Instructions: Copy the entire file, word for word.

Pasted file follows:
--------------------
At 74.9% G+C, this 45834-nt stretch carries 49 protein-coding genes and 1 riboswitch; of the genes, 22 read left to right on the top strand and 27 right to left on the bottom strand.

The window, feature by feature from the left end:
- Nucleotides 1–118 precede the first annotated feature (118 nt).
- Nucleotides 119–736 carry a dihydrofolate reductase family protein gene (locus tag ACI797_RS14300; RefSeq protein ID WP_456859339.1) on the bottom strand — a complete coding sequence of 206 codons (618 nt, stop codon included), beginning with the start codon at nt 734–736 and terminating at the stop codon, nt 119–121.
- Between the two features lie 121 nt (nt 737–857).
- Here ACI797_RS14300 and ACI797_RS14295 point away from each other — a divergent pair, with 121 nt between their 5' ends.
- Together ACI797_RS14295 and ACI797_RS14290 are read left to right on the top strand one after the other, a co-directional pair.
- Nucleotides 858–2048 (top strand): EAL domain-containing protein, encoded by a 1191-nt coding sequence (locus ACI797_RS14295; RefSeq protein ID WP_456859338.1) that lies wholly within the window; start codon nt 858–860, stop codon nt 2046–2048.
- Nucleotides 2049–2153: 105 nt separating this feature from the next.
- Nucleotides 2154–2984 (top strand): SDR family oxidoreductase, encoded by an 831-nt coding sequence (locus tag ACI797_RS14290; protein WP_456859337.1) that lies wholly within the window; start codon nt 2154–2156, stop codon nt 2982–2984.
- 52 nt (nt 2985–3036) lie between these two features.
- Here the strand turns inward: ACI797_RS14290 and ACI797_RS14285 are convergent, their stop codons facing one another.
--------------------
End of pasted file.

At 74.9% G+C, this 45834-nt stretch carries 49 protein-coding genes and 1 riboswitch; of the genes, 22 read left to right on the top strand and 27 right to left on the bottom strand.

The window, feature by feature from the left end:
- Nucleotides 1–118 precede the first annotated feature (118 nt).
- Nucleotides 119–736 carry a dihydrofolate reductase family protein gene (locus tag ACI797_RS14300; RefSeq protein ID WP_456859339.1) on the bottom strand — a complete coding sequence of 206 codons (618 nt, stop codon included), beginning with the start codon at nt 734–736 and terminating at the stop codon, nt 119–121.
- Between the two features lie 121 nt (nt 737–857).
- Here ACI797_RS14300 and ACI797_RS14295 point away from each other — a divergent pair, with 121 nt between their 5' ends.
- Together ACI797_RS14295 and ACI797_RS14290 are read left to right on the top strand one after the other, a co-directional pair.
- Nucleotides 858–2048 (top strand): EAL domain-containing protein, encoded by a 1191-nt coding sequence (locus ACI797_RS14295; RefSeq protein ID WP_456859338.1) that lies wholly within the window; start codon nt 858–860, stop codon nt 2046–2048.
- Nucleotides 2049–2153: 105 nt separating this feature from the next.
- Nucleotides 2154–2984 (top strand): SDR family oxidoreductase, encoded by an 831-nt coding sequence (locus tag ACI797_RS14290; protein WP_456859337.1) that lies wholly within the window; start codon nt 2154–2156, stop codon nt 2982–2984.
- 52 nt (nt 2985–3036) lie between these two features.
- Here the strand turns inward: ACI797_RS14290 and ACI797_RS14285 are convergent, their stop codons facing one another.